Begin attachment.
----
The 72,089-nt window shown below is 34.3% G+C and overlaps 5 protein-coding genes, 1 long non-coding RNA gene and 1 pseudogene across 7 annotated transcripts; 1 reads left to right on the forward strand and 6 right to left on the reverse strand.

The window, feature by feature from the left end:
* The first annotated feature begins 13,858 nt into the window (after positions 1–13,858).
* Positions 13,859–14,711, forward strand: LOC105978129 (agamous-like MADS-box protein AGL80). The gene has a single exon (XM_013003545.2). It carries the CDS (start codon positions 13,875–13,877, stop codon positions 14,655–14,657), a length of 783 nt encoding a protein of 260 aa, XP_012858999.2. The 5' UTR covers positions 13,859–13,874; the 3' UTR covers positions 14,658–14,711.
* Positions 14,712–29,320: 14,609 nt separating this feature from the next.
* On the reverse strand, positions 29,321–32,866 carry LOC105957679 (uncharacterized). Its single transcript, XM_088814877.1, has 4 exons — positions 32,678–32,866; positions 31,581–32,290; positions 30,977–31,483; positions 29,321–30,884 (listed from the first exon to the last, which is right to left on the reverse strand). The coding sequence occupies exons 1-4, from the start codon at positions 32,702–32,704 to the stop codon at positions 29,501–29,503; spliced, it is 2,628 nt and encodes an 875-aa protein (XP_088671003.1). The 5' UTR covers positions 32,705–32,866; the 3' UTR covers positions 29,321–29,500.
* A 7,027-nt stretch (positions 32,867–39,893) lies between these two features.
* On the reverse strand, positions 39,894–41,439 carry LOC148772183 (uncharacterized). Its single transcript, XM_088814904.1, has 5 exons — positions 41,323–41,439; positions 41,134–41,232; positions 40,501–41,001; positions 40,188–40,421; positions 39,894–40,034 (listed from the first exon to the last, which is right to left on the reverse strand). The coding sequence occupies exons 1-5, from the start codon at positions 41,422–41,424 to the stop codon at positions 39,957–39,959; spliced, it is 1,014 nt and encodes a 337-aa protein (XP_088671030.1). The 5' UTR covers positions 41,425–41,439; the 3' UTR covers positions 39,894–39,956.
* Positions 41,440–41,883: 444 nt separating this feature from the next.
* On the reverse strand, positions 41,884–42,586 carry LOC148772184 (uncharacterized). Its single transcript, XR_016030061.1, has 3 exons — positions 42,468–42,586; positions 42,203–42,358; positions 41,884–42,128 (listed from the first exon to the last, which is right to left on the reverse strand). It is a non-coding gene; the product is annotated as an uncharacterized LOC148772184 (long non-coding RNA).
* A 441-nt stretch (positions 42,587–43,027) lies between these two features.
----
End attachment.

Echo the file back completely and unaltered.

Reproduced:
The 72,089-nt window shown below is 34.3% G+C and overlaps 5 protein-coding genes, 1 long non-coding RNA gene and 1 pseudogene across 7 annotated transcripts; 1 reads left to right on the forward strand and 6 right to left on the reverse strand.

The window, feature by feature from the left end:
* The first annotated feature begins 13,858 nt into the window (after positions 1–13,858).
* Positions 13,859–14,711, forward strand: LOC105978129 (agamous-like MADS-box protein AGL80). The gene has a single exon (XM_013003545.2). It carries the CDS (start codon positions 13,875–13,877, stop codon positions 14,655–14,657), a length of 783 nt encoding a protein of 260 aa, XP_012858999.2. The 5' UTR covers positions 13,859–13,874; the 3' UTR covers positions 14,658–14,711.
* Positions 14,712–29,320: 14,609 nt separating this feature from the next.
* On the reverse strand, positions 29,321–32,866 carry LOC105957679 (uncharacterized). Its single transcript, XM_088814877.1, has 4 exons — positions 32,678–32,866; positions 31,581–32,290; positions 30,977–31,483; positions 29,321–30,884 (listed from the first exon to the last, which is right to left on the reverse strand). The coding sequence occupies exons 1-4, from the start codon at positions 32,702–32,704 to the stop codon at positions 29,501–29,503; spliced, it is 2,628 nt and encodes an 875-aa protein (XP_088671003.1). The 5' UTR covers positions 32,705–32,866; the 3' UTR covers positions 29,321–29,500.
* A 7,027-nt stretch (positions 32,867–39,893) lies between these two features.
* On the reverse strand, positions 39,894–41,439 carry LOC148772183 (uncharacterized). Its single transcript, XM_088814904.1, has 5 exons — positions 41,323–41,439; positions 41,134–41,232; positions 40,501–41,001; positions 40,188–40,421; positions 39,894–40,034 (listed from the first exon to the last, which is right to left on the reverse strand). The coding sequence occupies exons 1-5, from the start codon at positions 41,422–41,424 to the stop codon at positions 39,957–39,959; spliced, it is 1,014 nt and encodes a 337-aa protein (XP_088671030.1). The 5' UTR covers positions 41,425–41,439; the 3' UTR covers positions 39,894–39,956.
* Positions 41,440–41,883: 444 nt separating this feature from the next.
* On the reverse strand, positions 41,884–42,586 carry LOC148772184 (uncharacterized). Its single transcript, XR_016030061.1, has 3 exons — positions 42,468–42,586; positions 42,203–42,358; positions 41,884–42,128 (listed from the first exon to the last, which is right to left on the reverse strand). It is a non-coding gene; the product is annotated as an uncharacterized LOC148772184 (long non-coding RNA).
* A 441-nt stretch (positions 42,587–43,027) lies between these two features.